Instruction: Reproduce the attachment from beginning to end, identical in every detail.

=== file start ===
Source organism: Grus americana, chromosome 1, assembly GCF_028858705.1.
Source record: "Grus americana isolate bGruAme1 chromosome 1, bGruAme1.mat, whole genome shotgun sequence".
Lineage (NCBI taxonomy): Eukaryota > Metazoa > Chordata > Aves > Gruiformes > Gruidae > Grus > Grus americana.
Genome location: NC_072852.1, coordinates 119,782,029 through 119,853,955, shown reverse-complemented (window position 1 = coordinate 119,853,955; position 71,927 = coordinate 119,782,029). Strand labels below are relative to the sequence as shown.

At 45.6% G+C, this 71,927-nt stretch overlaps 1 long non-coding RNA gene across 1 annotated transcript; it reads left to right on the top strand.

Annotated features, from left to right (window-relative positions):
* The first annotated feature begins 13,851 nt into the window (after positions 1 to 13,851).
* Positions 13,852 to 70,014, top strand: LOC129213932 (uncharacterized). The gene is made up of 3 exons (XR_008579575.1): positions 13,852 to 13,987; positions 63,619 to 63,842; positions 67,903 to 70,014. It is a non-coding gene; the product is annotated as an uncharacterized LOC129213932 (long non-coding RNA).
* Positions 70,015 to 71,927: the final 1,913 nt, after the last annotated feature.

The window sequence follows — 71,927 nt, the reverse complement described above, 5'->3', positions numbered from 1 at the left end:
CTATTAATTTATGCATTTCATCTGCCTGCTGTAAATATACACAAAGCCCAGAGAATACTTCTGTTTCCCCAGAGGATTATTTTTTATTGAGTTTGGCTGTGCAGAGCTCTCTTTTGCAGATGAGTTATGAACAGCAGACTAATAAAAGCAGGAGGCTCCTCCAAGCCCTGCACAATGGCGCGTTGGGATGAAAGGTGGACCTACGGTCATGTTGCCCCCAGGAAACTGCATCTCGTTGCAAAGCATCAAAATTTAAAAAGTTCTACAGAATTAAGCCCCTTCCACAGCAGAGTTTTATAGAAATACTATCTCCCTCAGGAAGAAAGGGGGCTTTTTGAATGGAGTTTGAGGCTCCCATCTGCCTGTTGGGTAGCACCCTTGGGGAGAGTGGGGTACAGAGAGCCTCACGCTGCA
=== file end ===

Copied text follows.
Source organism: Grus americana, chromosome 1, assembly GCF_028858705.1.
Source record: "Grus americana isolate bGruAme1 chromosome 1, bGruAme1.mat, whole genome shotgun sequence".
Lineage (NCBI taxonomy): Eukaryota > Metazoa > Chordata > Aves > Gruiformes > Gruidae > Grus > Grus americana.
Genome location: NC_072852.1, coordinates 119,782,029 through 119,853,955, shown reverse-complemented (window position 1 = coordinate 119,853,955; position 71,927 = coordinate 119,782,029). Strand labels below are relative to the sequence as shown.

At 45.6% G+C, this 71,927-nt stretch overlaps 1 long non-coding RNA gene across 1 annotated transcript; it reads left to right on the top strand.

Annotated features, from left to right (window-relative positions):
* The first annotated feature begins 13,851 nt into the window (after positions 1 to 13,851).
* Positions 13,852 to 70,014, top strand: LOC129213932 (uncharacterized). The gene is made up of 3 exons (XR_008579575.1): positions 13,852 to 13,987; positions 63,619 to 63,842; positions 67,903 to 70,014. It is a non-coding gene; the product is annotated as an uncharacterized LOC129213932 (long non-coding RNA).
* Positions 70,015 to 71,927: the final 1,913 nt, after the last annotated feature.

The window sequence follows — 71,927 nt, the reverse complement described above, 5'->3', positions numbered from 1 at the left end:
CTATTAATTTATGCATTTCATCTGCCTGCTGTAAATATACACAAAGCCCAGAGAATACTTCTGTTTCCCCAGAGGATTATTTTTTATTGAGTTTGGCTGTGCAGAGCTCTCTTTTGCAGATGAGTTATGAACAGCAGACTAATAAAAGCAGGAGGCTCCTCCAAGCCCTGCACAATGGCGCGTTGGGATGAAAGGTGGACCTACGGTCATGTTGCCCCCAGGAAACTGCATCTCGTTGCAAAGCATCAAAATTTAAAAAGTTCTACAGAATTAAGCCCCTTCCACAGCAGAGTTTTATAGAAATACTATCTCCCTCAGGAAGAAAGGGGGCTTTTTGAATGGAGTTTGAGGCTCCCATCTGCCTGTTGGGTAGCACCCTTGGGGAGAGTGGGGTACAGAGAGCCTCACGCTGCA